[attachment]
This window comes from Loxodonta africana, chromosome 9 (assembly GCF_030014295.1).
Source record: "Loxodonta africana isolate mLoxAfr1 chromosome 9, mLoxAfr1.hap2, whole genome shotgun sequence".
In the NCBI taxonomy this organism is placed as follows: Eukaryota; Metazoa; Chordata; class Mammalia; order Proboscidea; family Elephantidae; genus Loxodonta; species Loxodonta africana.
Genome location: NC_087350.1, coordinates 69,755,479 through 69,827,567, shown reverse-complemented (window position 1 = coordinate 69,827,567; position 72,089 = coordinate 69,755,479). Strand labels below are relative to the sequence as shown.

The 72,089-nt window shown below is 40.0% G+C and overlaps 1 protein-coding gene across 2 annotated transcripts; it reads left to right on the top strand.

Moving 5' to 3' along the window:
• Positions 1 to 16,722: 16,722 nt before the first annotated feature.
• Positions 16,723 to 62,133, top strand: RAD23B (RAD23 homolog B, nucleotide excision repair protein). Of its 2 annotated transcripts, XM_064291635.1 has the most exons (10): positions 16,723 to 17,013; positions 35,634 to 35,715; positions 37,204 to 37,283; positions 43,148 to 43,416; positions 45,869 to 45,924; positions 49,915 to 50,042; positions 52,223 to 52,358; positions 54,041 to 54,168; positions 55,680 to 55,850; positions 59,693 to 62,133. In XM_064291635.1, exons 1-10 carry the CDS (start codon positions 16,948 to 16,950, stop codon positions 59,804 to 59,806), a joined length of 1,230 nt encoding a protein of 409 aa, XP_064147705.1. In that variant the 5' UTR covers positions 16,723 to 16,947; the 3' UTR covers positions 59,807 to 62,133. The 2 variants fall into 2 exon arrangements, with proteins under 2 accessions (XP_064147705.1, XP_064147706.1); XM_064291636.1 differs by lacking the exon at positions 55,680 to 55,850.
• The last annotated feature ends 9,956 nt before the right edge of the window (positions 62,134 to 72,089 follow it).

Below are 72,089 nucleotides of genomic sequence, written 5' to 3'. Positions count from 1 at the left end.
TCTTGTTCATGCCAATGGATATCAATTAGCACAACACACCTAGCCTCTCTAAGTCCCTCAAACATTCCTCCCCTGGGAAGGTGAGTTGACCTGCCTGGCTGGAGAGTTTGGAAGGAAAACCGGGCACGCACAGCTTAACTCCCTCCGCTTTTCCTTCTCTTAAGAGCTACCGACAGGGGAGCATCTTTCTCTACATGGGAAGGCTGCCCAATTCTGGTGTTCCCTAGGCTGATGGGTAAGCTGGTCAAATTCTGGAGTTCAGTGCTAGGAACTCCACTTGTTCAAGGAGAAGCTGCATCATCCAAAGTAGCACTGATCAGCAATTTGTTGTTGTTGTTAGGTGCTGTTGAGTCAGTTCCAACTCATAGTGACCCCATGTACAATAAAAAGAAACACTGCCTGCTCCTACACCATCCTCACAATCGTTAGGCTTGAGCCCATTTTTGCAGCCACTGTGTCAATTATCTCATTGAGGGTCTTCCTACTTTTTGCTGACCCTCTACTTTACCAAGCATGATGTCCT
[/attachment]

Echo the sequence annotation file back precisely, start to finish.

This window comes from Loxodonta africana, chromosome 9 (assembly GCF_030014295.1).
Source record: "Loxodonta africana isolate mLoxAfr1 chromosome 9, mLoxAfr1.hap2, whole genome shotgun sequence".
In the NCBI taxonomy this organism is placed as follows: Eukaryota; Metazoa; Chordata; class Mammalia; order Proboscidea; family Elephantidae; genus Loxodonta; species Loxodonta africana.
Genome location: NC_087350.1, coordinates 69,755,479 through 69,827,567, shown reverse-complemented (window position 1 = coordinate 69,827,567; position 72,089 = coordinate 69,755,479). Strand labels below are relative to the sequence as shown.

The 72,089-nt window shown below is 40.0% G+C and overlaps 1 protein-coding gene across 2 annotated transcripts; it reads left to right on the top strand.

Moving 5' to 3' along the window:
• Positions 1 to 16,722: 16,722 nt before the first annotated feature.
• Positions 16,723 to 62,133, top strand: RAD23B (RAD23 homolog B, nucleotide excision repair protein). Of its 2 annotated transcripts, XM_064291635.1 has the most exons (10): positions 16,723 to 17,013; positions 35,634 to 35,715; positions 37,204 to 37,283; positions 43,148 to 43,416; positions 45,869 to 45,924; positions 49,915 to 50,042; positions 52,223 to 52,358; positions 54,041 to 54,168; positions 55,680 to 55,850; positions 59,693 to 62,133. In XM_064291635.1, exons 1-10 carry the CDS (start codon positions 16,948 to 16,950, stop codon positions 59,804 to 59,806), a joined length of 1,230 nt encoding a protein of 409 aa, XP_064147705.1. In that variant the 5' UTR covers positions 16,723 to 16,947; the 3' UTR covers positions 59,807 to 62,133. The 2 variants fall into 2 exon arrangements, with proteins under 2 accessions (XP_064147705.1, XP_064147706.1); XM_064291636.1 differs by lacking the exon at positions 55,680 to 55,850.
• The last annotated feature ends 9,956 nt before the right edge of the window (positions 62,134 to 72,089 follow it).

Below are 72,089 nucleotides of genomic sequence, written 5' to 3'. Positions count from 1 at the left end.
TCTTGTTCATGCCAATGGATATCAATTAGCACAACACACCTAGCCTCTCTAAGTCCCTCAAACATTCCTCCCCTGGGAAGGTGAGTTGACCTGCCTGGCTGGAGAGTTTGGAAGGAAAACCGGGCACGCACAGCTTAACTCCCTCCGCTTTTCCTTCTCTTAAGAGCTACCGACAGGGGAGCATCTTTCTCTACATGGGAAGGCTGCCCAATTCTGGTGTTCCCTAGGCTGATGGGTAAGCTGGTCAAATTCTGGAGTTCAGTGCTAGGAACTCCACTTGTTCAAGGAGAAGCTGCATCATCCAAAGTAGCACTGATCAGCAATTTGTTGTTGTTGTTAGGTGCTGTTGAGTCAGTTCCAACTCATAGTGACCCCATGTACAATAAAAAGAAACACTGCCTGCTCCTACACCATCCTCACAATCGTTAGGCTTGAGCCCATTTTTGCAGCCACTGTGTCAATTATCTCATTGAGGGTCTTCCTACTTTTTGCTGACCCTCTACTTTACCAAGCATGATGTCCT